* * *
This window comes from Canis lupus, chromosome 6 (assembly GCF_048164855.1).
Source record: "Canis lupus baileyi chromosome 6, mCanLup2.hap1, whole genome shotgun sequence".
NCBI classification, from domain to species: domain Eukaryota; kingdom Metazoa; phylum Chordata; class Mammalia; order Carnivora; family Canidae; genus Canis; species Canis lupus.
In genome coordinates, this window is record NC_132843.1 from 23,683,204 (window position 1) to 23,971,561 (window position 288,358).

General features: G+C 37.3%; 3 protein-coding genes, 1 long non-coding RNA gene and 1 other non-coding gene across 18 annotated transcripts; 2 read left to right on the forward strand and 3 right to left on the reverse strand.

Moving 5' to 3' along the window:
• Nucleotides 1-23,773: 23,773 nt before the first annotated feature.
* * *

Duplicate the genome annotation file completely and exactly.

This window comes from Canis lupus, chromosome 6 (assembly GCF_048164855.1).
Source record: "Canis lupus baileyi chromosome 6, mCanLup2.hap1, whole genome shotgun sequence".
NCBI classification, from domain to species: domain Eukaryota; kingdom Metazoa; phylum Chordata; class Mammalia; order Carnivora; family Canidae; genus Canis; species Canis lupus.
In genome coordinates, this window is record NC_132843.1 from 23,683,204 (window position 1) to 23,971,561 (window position 288,358).

General features: G+C 37.3%; 3 protein-coding genes, 1 long non-coding RNA gene and 1 other non-coding gene across 18 annotated transcripts; 2 read left to right on the forward strand and 3 right to left on the reverse strand.

Moving 5' to 3' along the window:
• Nucleotides 1-23,773: 23,773 nt before the first annotated feature.